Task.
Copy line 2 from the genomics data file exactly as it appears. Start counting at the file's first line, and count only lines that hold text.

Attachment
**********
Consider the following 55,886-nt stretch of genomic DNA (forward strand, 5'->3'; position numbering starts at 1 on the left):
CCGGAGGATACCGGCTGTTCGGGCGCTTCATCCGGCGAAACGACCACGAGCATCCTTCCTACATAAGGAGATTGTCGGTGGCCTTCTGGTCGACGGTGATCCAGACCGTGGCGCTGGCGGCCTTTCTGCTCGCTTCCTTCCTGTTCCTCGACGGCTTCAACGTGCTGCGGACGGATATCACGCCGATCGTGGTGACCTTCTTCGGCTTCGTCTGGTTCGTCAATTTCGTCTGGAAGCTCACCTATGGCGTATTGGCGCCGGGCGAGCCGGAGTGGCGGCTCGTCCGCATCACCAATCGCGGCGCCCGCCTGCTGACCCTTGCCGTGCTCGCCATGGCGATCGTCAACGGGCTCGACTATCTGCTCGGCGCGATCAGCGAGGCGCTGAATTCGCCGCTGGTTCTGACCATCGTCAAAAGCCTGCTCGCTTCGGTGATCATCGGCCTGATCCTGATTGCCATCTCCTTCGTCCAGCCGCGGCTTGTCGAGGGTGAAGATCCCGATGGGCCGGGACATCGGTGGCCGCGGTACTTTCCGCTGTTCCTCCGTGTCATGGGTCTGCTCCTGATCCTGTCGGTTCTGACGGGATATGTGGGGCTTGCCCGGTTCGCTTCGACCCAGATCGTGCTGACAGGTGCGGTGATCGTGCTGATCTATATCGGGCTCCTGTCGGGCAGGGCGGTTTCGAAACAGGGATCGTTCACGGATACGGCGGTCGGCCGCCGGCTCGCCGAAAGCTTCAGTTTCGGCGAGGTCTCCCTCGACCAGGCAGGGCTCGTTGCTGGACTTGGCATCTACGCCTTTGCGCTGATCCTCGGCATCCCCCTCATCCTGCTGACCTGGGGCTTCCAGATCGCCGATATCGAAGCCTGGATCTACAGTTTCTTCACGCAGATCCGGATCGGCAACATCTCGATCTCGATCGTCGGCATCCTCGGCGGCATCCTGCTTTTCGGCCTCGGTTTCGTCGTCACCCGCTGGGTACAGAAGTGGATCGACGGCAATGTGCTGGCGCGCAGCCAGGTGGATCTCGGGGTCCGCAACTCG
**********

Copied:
CCGGAGGATACCGGCTGTTCGGGCGCTTCATCCGGCGAAACGACCACGAGCATCCTTCCTACATAAGGAGATTGTCGGTGGCCTTCTGGTCGACGGTGATCCAGACCGTGGCGCTGGCGGCCTTTCTGCTCGCTTCCTTCCTGTTCCTCGACGGCTTCAACGTGCTGCGGACGGATATCACGCCGATCGTGGTGACCTTCTTCGGCTTCGTCTGGTTCGTCAATTTCGTCTGGAAGCTCACCTATGGCGTATTGGCGCCGGGCGAGCCGGAGTGGCGGCTCGTCCGCATCACCAATCGCGGCGCCCGCCTGCTGACCCTTGCCGTGCTCGCCATGGCGATCGTCAACGGGCTCGACTATCTGCTCGGCGCGATCAGCGAGGCGCTGAATTCGCCGCTGGTTCTGACCATCGTCAAAAGCCTGCTCGCTTCGGTGATCATCGGCCTGATCCTGATTGCCATCTCCTTCGTCCAGCCGCGGCTTGTCGAGGGTGAAGATCCCGATGGGCCGGGACATCGGTGGCCGCGGTACTTTCCGCTGTTCCTCCGTGTCATGGGTCTGCTCCTGATCCTGTCGGTTCTGACGGGATATGTGGGGCTTGCCCGGTTCGCTTCGACCCAGATCGTGCTGACAGGTGCGGTGATCGTGCTGATCTATATCGGGCTCCTGTCGGGCAGGGCGGTTTCGAAACAGGGATCGTTCACGGATACGGCGGTCGGCCGCCGGCTCGCCGAAAGCTTCAGTTTCGGCGAGGTCTCCCTCGACCAGGCAGGGCTCGTTGCTGGACTTGGCATCTACGCCTTTGCGCTGATCCTCGGCATCCCCCTCATCCTGCTGACCTGGGGCTTCCAGATCGCCGATATCGAAGCCTGGATCTACAGTTTCTTCACGCAGATCCGGATCGGCAACATCTCGATCTCGATCGTCGGCATCCTCGGCGGCATCCTGCTTTTCGGCCTCGGTTTCGTCGTCACCCGCTGGGTACAGAAGTGGATCGACGGCAATGTGCTGGCGCGCAGCCAGGTGGATCTCGGGGTCCGCAACTCG